If you do pull off something creative for this, be sure to tell me all about it in the reviews!
Then, you are going to want to provide clear instructions for your students to follow. I suggest that you explain them more than once and ask students questions about the rules so they can repeat them back to you. Are we going to be doing station number 6?! No, not until the end! This will help ensure that your students truly understand the instructions you’ve given them. There is nothing worse than starting the escape room and hearing a bunch of questions that you just addressed in your instructions…
To further minimize questions, I also give a handout to each group with the instructions, and I keep instructions at each of the stations as well. For this particular escape room, here are some general instructions you’ll want to give:
Now it’s time to run the ELA Halloween escape room itself! Have students circulate the class for this, completing the tasks, and really try to avoid helping them. When they are struggling, let them struggle. Instead of spoon-feeding them the answers, encourage students to problem solve on their own. Your students will get more from this activity if you allow for moments of slight discomfort, frustration, and uncertainty.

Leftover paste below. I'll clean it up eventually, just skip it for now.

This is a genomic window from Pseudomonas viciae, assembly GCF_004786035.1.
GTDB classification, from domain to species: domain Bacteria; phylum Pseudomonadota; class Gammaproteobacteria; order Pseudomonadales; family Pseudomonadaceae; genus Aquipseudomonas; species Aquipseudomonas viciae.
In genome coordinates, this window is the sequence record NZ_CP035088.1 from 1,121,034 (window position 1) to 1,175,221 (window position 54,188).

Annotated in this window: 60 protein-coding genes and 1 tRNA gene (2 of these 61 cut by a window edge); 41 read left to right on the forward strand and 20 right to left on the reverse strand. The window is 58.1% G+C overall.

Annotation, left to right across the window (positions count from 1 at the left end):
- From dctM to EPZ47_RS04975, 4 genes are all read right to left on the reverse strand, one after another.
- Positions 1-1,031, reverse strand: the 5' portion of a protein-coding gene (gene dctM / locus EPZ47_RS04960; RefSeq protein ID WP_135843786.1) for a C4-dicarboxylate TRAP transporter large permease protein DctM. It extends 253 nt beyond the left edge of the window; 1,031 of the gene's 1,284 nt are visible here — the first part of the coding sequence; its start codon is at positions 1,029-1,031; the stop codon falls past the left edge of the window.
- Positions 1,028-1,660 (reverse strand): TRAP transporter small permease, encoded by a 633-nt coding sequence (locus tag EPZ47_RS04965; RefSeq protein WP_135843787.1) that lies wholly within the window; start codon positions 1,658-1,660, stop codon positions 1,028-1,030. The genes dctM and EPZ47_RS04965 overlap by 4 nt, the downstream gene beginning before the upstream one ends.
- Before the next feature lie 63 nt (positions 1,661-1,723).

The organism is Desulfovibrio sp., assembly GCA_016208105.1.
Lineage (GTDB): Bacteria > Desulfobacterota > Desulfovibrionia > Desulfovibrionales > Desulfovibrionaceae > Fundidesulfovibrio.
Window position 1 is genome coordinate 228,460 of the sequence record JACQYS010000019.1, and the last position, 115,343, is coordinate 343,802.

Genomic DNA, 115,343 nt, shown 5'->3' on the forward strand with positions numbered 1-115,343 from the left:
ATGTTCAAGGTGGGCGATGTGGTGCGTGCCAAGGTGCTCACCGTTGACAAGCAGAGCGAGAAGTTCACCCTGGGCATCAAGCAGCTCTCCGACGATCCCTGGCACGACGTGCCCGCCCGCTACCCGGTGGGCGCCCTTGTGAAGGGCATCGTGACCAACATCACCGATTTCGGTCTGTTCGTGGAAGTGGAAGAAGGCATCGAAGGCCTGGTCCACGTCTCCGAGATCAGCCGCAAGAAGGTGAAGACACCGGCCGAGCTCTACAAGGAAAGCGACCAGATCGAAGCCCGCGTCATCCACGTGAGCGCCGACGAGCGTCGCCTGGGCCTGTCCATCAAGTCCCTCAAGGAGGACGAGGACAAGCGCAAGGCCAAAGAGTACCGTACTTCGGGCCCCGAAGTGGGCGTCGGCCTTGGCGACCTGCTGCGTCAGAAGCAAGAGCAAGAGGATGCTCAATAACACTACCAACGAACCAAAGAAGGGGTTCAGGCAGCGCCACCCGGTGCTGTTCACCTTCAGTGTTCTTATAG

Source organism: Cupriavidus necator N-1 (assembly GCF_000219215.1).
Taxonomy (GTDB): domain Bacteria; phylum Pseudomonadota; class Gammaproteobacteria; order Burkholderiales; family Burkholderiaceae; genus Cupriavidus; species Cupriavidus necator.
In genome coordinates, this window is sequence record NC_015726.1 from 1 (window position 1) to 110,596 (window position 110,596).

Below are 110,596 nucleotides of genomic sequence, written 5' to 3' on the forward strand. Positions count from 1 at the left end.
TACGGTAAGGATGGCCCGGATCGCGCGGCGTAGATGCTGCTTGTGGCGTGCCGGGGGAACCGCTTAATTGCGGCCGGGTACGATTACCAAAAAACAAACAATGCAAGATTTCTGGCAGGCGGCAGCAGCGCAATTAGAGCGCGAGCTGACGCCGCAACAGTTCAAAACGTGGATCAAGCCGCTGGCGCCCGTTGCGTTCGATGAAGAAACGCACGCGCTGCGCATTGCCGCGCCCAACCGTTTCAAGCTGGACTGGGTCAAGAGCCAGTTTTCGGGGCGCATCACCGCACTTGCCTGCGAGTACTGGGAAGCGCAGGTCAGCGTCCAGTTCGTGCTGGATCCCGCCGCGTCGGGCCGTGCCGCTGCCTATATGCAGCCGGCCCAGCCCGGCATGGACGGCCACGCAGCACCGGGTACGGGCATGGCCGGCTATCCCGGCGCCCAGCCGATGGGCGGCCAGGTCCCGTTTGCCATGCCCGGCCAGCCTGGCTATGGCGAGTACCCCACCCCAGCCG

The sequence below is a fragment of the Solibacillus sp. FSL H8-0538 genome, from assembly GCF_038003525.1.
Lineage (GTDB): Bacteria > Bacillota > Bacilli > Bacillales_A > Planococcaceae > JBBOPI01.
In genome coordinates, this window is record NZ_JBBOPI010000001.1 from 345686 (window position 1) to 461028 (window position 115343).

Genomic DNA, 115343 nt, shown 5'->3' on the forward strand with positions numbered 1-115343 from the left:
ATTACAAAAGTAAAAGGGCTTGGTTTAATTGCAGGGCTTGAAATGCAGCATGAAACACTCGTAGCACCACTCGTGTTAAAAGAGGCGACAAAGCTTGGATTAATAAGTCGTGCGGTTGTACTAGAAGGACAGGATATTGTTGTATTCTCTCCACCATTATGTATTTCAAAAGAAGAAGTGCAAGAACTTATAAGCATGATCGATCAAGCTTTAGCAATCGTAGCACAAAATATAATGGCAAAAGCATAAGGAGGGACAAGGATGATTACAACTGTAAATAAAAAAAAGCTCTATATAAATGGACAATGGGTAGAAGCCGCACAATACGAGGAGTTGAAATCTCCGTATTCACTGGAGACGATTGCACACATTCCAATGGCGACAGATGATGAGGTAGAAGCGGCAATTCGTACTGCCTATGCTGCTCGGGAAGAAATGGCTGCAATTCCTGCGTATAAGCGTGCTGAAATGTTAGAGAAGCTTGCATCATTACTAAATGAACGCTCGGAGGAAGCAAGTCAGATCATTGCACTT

When a group of students is finished, it is important that you take the time to review their answer booklets. Escape room challenges like this one can get competitive and students can easily miss something in their race to win. To keep it fair, it is best not to simply assume that they did it right. I also encourage the non-winning teams to still try to complete it: they can compete for second and third, for example. You might even have varying prizes for the top three groups!
Once everyone has completed the escape room, it’s a good idea to go over the tasks at each of the stations and have students volunteer to explain how it was solved. This way, everyone can understand how the final answers were obtained.
*Tip: if you have another class coming in, get your students to set it back up as it was before they leave. Your students will know how to do that. If you don’t have another class coming in, get students to clean it up and bring everything back to you in a more organized fashion instead. There’s no reason to do all of this yourself when you have a classroom full of potential helpers.
The last thing to do is get a picture of each of the teams at the end! Trust me: it’s worth the little effort it takes to capture this memorable moment. You can even get the students to hold zombie props or signs that say something like “We saved our teacher!”
That’s it! I hope you found these suggestions helpful and that your Halloween escape room activity goes smoothly with your ELA class. Click here to grab the zombie teacher escape room activity if you don’t have it yet. If you’re looking for other ways to bring Halloween into the classroom, you’ll want to also check out this blog on that topic.
Have fun with this, and Happy Halloween! 🎃